An organization called in its heyday “Union of Soviet Societies for Friendship and Cultural Relations with Peoples of Foreign Countries” (SSOD) fell, along with the Foreign Ministry, the Academy of Sciences and other highly professional organizations of intellectuals, victim to the “Time of Troubles” following the collapse of the Soviet Union. The seizure of the famous Friendship House on Vozdvizhenka Street (Yusupov Mansion), the venue of opening ceremonies for a variety of “Days,” “Weeks,” “Ten Days” of Friendship, culture festivals, and protocol events of numerous societies for friendship with different countries, was the most conspicuous expression of the disgrace of those in power at the time. Valentina Tereshkova, the world’s first woman cosmonaut, who was winding up her activities as SSOD’s head, also hardly managed to repel attacks on other real estate properties, especially those located abroad. In the course of ensuing changes, SSOD was renamed Roszarubezhcenter and subordinated to the RF Foreign Ministry. The organization ceased to be an independent organization, and its already meager funding was curtailed even more. In order to survive, the representative offices based abroad were compelled to look out for sources of extra-budgetary revenues to cover the expenses on the maintenance of buildings, the payrolls, etc. It was not until the last few months that the situation began to change for the better. Obvious political and economic problems emerging in the post-Soviet space and Russia’s tarnished image in the world might have been the reasons behind it. In September 2008, Rossotrudnichestvo was established under President Dmitry Medvedev’s decree. One month later, F.M. Mukhametshin, former Ambassador of Russia to Uzbekistan, a seasoned diplomat, was appointed head of the organization. Administrative changes accompanying every restructuring took some time.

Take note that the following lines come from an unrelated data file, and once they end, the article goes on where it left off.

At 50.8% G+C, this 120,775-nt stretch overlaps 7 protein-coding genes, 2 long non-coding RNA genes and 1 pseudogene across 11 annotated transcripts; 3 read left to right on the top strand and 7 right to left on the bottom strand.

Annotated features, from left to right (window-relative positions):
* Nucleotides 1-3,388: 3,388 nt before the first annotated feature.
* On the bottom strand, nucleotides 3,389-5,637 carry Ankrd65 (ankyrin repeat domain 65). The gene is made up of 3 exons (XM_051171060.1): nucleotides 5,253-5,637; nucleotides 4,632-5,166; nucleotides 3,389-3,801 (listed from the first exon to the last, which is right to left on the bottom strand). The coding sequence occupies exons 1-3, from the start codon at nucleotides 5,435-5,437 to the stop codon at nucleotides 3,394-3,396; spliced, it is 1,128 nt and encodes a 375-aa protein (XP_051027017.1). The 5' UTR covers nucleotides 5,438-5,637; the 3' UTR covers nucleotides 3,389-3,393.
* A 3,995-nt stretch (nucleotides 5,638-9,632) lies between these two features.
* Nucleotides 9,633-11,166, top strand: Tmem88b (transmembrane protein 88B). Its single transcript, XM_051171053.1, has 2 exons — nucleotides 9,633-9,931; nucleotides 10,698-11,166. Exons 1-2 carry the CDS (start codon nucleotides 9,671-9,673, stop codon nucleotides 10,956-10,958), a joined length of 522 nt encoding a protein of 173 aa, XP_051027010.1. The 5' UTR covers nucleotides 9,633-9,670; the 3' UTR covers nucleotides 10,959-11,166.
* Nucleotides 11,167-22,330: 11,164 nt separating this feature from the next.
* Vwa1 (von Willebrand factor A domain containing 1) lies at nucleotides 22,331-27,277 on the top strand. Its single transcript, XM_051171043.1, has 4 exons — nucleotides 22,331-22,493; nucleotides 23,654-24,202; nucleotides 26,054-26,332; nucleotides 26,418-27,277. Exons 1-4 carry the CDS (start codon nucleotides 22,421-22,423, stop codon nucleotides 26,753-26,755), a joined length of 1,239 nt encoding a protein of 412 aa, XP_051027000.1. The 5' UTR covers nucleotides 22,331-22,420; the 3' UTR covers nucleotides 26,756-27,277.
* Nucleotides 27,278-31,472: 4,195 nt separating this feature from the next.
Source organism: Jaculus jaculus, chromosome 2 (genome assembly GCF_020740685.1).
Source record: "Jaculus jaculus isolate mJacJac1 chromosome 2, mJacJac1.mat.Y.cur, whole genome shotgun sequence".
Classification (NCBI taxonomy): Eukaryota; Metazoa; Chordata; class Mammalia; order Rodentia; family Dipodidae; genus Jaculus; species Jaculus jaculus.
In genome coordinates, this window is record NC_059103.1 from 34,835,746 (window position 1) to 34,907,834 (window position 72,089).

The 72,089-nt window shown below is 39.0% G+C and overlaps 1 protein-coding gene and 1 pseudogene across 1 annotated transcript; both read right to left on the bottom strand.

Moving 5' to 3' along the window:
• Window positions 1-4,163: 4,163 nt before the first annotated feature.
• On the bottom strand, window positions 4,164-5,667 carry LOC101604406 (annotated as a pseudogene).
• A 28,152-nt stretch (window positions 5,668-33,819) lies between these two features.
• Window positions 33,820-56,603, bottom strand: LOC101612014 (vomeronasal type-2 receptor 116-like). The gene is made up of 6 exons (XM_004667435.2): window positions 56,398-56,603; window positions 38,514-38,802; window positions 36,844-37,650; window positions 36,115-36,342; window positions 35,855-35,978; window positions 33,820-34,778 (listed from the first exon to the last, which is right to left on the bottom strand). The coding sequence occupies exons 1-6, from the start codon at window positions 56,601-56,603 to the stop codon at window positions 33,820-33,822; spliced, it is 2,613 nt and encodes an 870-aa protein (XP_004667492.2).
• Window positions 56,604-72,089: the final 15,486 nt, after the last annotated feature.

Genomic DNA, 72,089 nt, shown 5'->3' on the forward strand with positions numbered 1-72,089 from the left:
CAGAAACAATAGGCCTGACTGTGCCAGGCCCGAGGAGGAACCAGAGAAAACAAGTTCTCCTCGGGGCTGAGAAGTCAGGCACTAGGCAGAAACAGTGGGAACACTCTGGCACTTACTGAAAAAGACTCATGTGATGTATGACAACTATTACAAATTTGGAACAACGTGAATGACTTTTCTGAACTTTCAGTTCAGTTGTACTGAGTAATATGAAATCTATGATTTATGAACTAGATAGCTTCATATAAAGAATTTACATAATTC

On June 17, shortly after F.M. Mukhametshin’s meeting with the RF President last May, the heads of the representative offices and friendship societies got together at the “Russkoye Zarubezhye” (“Russia Abroad”) library. It is these people, real professionals of “people’s diplomacy,” who have dedicated dozens years of their lives to studying the languages and cultures of their neighbors on the planet, are the guardians of good traditions of VOKS, SSOD, Roszarubezhcenter, and friendship societies; it was they who helped residents of different countries across the globe to get familiar with Russian literature and music, study Russian and helped those, who had left their native country for various reasons, keep up ties with their Motherland in both Soviet and post-Soviet times. They waited for statements about how much their work was needed, they also waited for the pledge to bring back decent funding to “soft power” and for an expression of respect for them from the highest power echelons.